September 27, 2006

Delicate wings

butterfly

When I was a little kid, I would sometimes sit on the lawn on a lazy summer afternoon, making chains out of dandelions or looking for four-leaf clovers. And from that low vantage point, I would notice butterflies, skimming just above the grasses. My mother had warned me not to try to catch a butterfly – she said that my fingers would damage the wings – so I always just watched carefully until the butterfly was out of my sight.

As I grew older and taller, I stopped noticing butterflies. I think I was always moving too fast, or looking at bigger elements of the landscape. Until I met Artist Friend. When I take a walk with him, he always points out things that I wouldn't notice – an unusual fern, perhaps. And often, he points to butterflies. "Nice swallowtail," he'll say. And he'll pause to watch where the butterfly goes, his whole attention focused on those delicate wings.

Last weekend, while I was walking through the orchard at the monastery, I noticed a beautiful monarch butterfly flitting around the banks of wildflowers. I sat on the grass for a while and watched the butterfly, thinking about Artist Friend and taking the time to sort through all kings of things in my life. I took a photo for my blog friends because I figured I might have deep and profound things to say about this butterfly. After all, the butterfly figures prominently in the mythology of many cultures, sometimes as the messenger between heaven and earth, sometimes as the symbol of rebirth and regeneration. It seemed that the presence of this butterfly, which danced and flew and kept folding and unfolding its wings, might have some deep spiritual significance.

So I planned to write a post about butterflies today. I woke up at 6:30 am to spend time with my two youngest as they got ready for school. Then I hurried to campus, taught my first class, answered a bunch of emails, graded maybe one paper, talked to a colleague who needed advice, taught my second class, talked to a student, wrote several emails, ate half a bagel, taught my third class, met with an advisee, talked to another colleague, went to a long but productive meeting with an administrator, graded a few papers, ate the other half of my bagel, wrote an abstract, met with my 5 pm seminar class, raced home in time to join my husband for Meet-the-Teacher Night at Shaggy Hair's school, talked to Boy in Black, who had stopped home after his Wednesday drum lesson, read to my youngest child, helped my husband put away the groceries he had run out to get after we realized we had no bread for school lunches ... and then sat down after 10 pm to finally eat something substantial and write a profound post about the butterfly at the monastery.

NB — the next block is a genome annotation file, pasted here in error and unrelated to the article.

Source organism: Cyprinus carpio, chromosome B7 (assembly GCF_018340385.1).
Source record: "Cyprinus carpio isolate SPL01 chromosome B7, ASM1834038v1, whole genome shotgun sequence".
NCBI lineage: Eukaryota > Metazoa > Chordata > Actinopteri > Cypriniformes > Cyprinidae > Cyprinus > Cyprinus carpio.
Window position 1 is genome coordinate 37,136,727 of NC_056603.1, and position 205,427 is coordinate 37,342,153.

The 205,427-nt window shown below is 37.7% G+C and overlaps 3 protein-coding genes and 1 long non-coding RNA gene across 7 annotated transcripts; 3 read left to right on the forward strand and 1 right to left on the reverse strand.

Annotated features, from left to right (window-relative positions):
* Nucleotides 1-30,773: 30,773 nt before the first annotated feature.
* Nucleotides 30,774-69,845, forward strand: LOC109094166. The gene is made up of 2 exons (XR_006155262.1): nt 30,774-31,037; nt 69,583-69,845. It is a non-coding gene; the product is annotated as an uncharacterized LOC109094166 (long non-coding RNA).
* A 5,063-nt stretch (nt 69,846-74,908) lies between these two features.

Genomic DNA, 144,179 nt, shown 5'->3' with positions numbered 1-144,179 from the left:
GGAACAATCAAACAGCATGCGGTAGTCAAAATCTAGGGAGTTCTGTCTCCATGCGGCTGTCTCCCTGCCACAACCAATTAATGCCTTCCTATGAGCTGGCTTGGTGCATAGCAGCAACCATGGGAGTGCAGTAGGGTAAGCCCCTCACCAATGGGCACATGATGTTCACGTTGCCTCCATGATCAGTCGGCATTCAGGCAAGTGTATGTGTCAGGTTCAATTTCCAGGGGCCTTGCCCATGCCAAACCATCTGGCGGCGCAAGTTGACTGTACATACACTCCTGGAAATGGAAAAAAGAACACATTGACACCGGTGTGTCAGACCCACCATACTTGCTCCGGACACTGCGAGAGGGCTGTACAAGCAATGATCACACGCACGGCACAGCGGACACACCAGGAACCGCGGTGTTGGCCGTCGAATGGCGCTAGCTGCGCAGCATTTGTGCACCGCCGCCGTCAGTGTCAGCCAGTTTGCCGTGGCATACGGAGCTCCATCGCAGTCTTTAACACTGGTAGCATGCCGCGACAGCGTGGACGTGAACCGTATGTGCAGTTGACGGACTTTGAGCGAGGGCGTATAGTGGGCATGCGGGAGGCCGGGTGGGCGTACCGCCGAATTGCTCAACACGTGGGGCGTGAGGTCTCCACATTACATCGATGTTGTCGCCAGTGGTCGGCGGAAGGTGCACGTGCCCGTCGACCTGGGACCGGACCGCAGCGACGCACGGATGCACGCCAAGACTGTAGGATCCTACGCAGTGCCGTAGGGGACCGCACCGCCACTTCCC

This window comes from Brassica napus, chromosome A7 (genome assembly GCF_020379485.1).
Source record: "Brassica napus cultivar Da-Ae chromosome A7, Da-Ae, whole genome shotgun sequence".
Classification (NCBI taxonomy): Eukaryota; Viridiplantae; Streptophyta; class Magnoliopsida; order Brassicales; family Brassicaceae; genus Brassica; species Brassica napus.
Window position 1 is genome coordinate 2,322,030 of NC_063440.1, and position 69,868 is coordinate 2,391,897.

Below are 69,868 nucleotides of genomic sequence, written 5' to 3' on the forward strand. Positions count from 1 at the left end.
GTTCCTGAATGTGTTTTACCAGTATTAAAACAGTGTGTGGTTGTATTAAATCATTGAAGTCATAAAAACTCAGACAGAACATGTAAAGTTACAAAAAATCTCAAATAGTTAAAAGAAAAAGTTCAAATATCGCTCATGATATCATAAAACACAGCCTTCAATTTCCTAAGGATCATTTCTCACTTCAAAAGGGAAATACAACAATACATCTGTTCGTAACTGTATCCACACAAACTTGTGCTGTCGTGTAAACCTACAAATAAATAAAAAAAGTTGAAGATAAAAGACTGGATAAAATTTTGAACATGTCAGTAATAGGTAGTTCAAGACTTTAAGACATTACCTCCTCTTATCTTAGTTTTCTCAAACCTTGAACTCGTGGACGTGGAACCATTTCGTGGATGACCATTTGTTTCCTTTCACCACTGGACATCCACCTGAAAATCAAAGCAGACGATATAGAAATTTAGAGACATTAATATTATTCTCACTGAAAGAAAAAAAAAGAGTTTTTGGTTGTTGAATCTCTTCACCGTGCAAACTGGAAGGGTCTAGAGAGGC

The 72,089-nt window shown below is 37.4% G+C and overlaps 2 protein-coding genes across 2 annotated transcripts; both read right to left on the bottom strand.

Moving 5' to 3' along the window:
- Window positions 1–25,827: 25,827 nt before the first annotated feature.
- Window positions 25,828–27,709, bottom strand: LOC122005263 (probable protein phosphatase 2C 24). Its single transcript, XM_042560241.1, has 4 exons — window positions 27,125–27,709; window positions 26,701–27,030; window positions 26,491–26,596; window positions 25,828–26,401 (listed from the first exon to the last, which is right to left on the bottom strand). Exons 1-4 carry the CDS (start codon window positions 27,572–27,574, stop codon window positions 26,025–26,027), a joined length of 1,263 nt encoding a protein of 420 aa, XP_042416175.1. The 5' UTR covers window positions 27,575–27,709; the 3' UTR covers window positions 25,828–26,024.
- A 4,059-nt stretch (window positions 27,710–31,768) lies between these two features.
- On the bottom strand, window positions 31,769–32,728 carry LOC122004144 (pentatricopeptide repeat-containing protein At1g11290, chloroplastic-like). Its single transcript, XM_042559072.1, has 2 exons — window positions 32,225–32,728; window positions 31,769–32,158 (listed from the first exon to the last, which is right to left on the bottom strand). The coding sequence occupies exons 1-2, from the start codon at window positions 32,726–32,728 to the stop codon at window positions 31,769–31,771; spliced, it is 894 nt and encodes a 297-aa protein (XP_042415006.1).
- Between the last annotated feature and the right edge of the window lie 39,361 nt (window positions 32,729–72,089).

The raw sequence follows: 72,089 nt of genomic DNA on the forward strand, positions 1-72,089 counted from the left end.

But really, the only profound thought going through my head is this: I can't believe that just a few days ago I had time to sit quietly in an orchard and do nothing but watch a butterfly.

14 comments:

zelda1 said...

Here, the monarchs are migrating. I noticed them yesterday, hundreds, maybe thousands were flying low and the birds were trying to catch as many as they could and the monarchs kept right on soaring up and down and headed to California. I wonder how long it takes them?

Suzanne said...

Wow, I think I got tired just be reading about your day! What a study in contrasts. Welcome home!

elsewhere said...

We call that a 'wanderer butterfly'...

listmaker said...

Last weekend I found a dead monarch on our patio. As I was studying it, the wind came up and took the butterfly on a last flight over the gorge.

Jennifer (ponderosa) said...

I have been trying to comment here all day. Blogger has not been cooperating.

I wrote about butterflies, too. We seem to have millions of butterflies this year. Are there more than usual where you live, too?

Cats & Dogma said...

Funny, I had a Wednesday not unlike yours, and yet just last Sunday, was showing my little boy the butterflies in the Butterfly garden on next to the Smithsonian Museum of Natural History. He was almost as excited bu the flutter-bys as he was about the 'ceratops in the museum...funny how we have to steal tehse moments back for ourselves these days.

ppolarbear said...

(o)

jo(e) said...

Jennifer: Yeah, blogger has been uncooperative all day. The only nice thing about that is often when blogger comments aren't working, I get lots of emails from people.

It's hard to say whether we are having more butterflies this year ... or I am just noticing them more ....

Sara said...

Great photo, jo(e). Butterflies can be very difficult to capture on film. I love the gorgeous bright colors here.

Kristen said...

Wow, that would be all I could manage to think about, too. But I think there *is* something profound about that - just on some different levels, maybe.

Southernmush said...

Hello...I enjoy coming to read your writing. I really liked reading this entry because I have been noticing butterflies here in Atlanta, Georgia which is where I live. I saw one by my mailbox today but I don't know where he or she was going. I have a question...How can you tell if a butterfly is a male or female ?
Thanks for sharing this. Take care

jo(e) said...

southernmush: I don't know myself, but ArtistFriend sent me an email to tell me that the one in this photo is a female. He says the males have thinner black markings along the veins of their wings, and a raised black spot on the hind wings.

Marie said...

Gorgeous photo. And thanks for sharing about your day. I always thought you college professors had it easier than us high school teachers, but I'm thinking I'll keep my schedule, thank you very much.

petrenkov said...

It was rather interesting for me to read the blog. Thanks for it. I like such themes and everything connected to them. I definitely want to read a bit more on that blog soon.

Truly yours
Steave Markson